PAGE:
September 1, 2017 | South Florida Business Journal
BY: JOCK FISTICK
READ ON: www.bizjournals.com
The real estate developer, who heads Miami-based development firm Terra, credits hometown pride as a major driver in the region’s ascent as an international hub of both leisure and business.
“One of the secrets for Miami’s success is that anyone from any country in the world can come here and feel like they can make Miami home and grow their business here,” Martin said. “Our residents can say, ‘Hey, I’m from France,’ or ‘I’m Colombian,’ but in the same breath, people also say, ‘I’m from Miami.’ We have a lot of pride in our city.”
Martin knows from experience how being welcomed by a new place can impact someone’s aspirations. His grandparents from both sides of the family immigrated to Miami from Cuba and established businesses here that exist to this day.
Martin’s maternal grandfather started a chain of funeral homes, Bernardo Garcia Funeral Homes, which can be found in four cities across Miami-Dade County, each of them in predominantly Hispanic neighborhoods, such as Hialeah.
On his father’s side, the family business was a cigar company.
For his part, Martin has carried on his family’s legacy in Miami business by founding Terra when he was just 23 years old in 2001 with his father, Pedro Martin.
Together, the two have transformed the firm from a builder of residential projects among growing submarkets, such as Kendall, to a full-service firm with an in-house construction division.
The firm is touted as having been among pioneers of the growing transit-oriented development trend that places apartment and condo towers just steps from mass transit, encouraging residents to eschew car ownership for public transportation.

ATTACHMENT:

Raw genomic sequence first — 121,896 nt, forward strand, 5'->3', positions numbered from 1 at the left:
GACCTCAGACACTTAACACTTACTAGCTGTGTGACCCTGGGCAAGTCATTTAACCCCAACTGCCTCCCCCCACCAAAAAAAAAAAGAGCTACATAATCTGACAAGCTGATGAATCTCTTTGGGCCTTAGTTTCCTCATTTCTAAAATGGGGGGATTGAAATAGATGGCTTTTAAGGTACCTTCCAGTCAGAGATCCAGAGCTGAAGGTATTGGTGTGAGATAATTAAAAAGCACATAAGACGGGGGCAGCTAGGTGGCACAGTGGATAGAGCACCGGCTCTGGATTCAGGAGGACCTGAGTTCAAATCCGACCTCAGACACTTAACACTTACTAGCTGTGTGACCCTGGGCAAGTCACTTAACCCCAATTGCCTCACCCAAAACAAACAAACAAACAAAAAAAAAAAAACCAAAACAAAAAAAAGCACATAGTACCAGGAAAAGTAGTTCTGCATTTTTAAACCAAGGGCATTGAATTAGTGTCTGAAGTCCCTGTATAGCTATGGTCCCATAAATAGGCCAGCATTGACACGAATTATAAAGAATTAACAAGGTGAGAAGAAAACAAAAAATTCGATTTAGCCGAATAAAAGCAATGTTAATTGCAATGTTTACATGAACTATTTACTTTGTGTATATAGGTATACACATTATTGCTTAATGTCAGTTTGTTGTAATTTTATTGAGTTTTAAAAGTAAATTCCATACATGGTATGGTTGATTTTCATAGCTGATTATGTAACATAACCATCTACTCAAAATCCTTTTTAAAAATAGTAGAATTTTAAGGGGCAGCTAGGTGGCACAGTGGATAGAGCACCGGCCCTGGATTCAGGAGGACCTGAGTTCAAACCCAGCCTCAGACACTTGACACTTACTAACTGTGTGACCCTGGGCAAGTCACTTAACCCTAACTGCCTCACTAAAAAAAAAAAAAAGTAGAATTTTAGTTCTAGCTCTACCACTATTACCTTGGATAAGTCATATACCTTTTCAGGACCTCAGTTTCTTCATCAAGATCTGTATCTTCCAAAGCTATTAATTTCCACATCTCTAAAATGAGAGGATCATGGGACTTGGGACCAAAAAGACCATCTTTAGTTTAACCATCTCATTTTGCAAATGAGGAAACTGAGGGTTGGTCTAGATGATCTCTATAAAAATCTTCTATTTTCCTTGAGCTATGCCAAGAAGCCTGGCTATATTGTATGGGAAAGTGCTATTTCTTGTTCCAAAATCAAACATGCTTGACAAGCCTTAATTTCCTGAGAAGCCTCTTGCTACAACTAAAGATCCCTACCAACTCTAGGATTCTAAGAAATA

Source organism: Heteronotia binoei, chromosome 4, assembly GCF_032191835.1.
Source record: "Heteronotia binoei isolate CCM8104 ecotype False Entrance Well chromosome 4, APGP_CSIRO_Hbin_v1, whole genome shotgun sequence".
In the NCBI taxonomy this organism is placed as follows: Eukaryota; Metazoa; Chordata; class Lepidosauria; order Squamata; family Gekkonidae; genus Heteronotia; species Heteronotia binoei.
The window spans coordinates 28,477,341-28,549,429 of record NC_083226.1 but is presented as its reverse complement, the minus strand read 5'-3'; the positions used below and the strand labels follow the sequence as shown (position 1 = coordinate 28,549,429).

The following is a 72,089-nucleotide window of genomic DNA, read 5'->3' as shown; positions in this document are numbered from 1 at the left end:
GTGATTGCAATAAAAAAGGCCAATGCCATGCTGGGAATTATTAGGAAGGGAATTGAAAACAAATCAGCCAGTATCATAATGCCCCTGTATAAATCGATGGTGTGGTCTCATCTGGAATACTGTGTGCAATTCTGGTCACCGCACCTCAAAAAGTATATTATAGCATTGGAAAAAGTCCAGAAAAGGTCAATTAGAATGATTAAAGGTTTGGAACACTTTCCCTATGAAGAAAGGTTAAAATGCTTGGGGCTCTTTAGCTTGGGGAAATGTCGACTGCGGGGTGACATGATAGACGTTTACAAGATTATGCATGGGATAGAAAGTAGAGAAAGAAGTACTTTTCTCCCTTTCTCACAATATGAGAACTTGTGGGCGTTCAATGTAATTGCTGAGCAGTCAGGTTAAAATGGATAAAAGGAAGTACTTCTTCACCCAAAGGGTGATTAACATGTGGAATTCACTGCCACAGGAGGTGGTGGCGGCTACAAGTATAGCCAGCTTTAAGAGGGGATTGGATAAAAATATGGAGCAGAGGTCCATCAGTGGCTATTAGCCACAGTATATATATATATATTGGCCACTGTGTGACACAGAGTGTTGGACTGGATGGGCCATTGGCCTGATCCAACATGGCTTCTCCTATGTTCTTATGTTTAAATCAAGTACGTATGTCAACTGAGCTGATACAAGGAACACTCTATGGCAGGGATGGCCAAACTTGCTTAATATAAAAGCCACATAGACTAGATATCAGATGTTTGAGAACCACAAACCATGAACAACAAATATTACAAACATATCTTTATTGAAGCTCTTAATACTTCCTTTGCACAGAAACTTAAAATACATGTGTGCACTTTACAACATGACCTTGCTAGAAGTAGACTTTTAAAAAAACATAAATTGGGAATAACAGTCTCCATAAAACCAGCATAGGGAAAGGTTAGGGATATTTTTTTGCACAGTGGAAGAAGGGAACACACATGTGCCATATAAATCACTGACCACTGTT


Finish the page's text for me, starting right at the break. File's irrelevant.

Terra is also credited with bringing avant-garde design to Coconut Grove, a Miami neighborhood known for its lush greenery and bohemian feel.
The firm’s portfolio includes the Grove at Grand Bay, two luxury towers built on the site of the old Grand Bay Hotel. The condos grabbed Coconut Grove dwellers’ attention in a few ways. For one, units sets a record price for the neighborhood at an average of $1,100 per square foot. From an aesthetics standpoint, the project looks like nothing surrounding it, with each tower spiraling its way 20 stories into the sky.
At its core, however, Terra is pretty traditional, Martin said. The office has a family feel to it, even with a growing staff of more than 100.
“One of the things my father told me when we were starting out is, ‘David, people will work with you and do things for you if they love you or if they fear you. And you don’t wanna lead by fear. Your relationships will be much stronger and deeper on a basis of love,’” Martin said. “When we select people to join us at Terra, they’re with us for more than a decade.”
Editor's Note: This story is part of our cover package highlighting the leaders behind the region's top women-owned and Hispanic-owned companies. These businesses were featured because they ranked high on our lists. Scroll to the bottom of this article to get access to the full list of South Florida's Top Hispanic-Owned Businesses.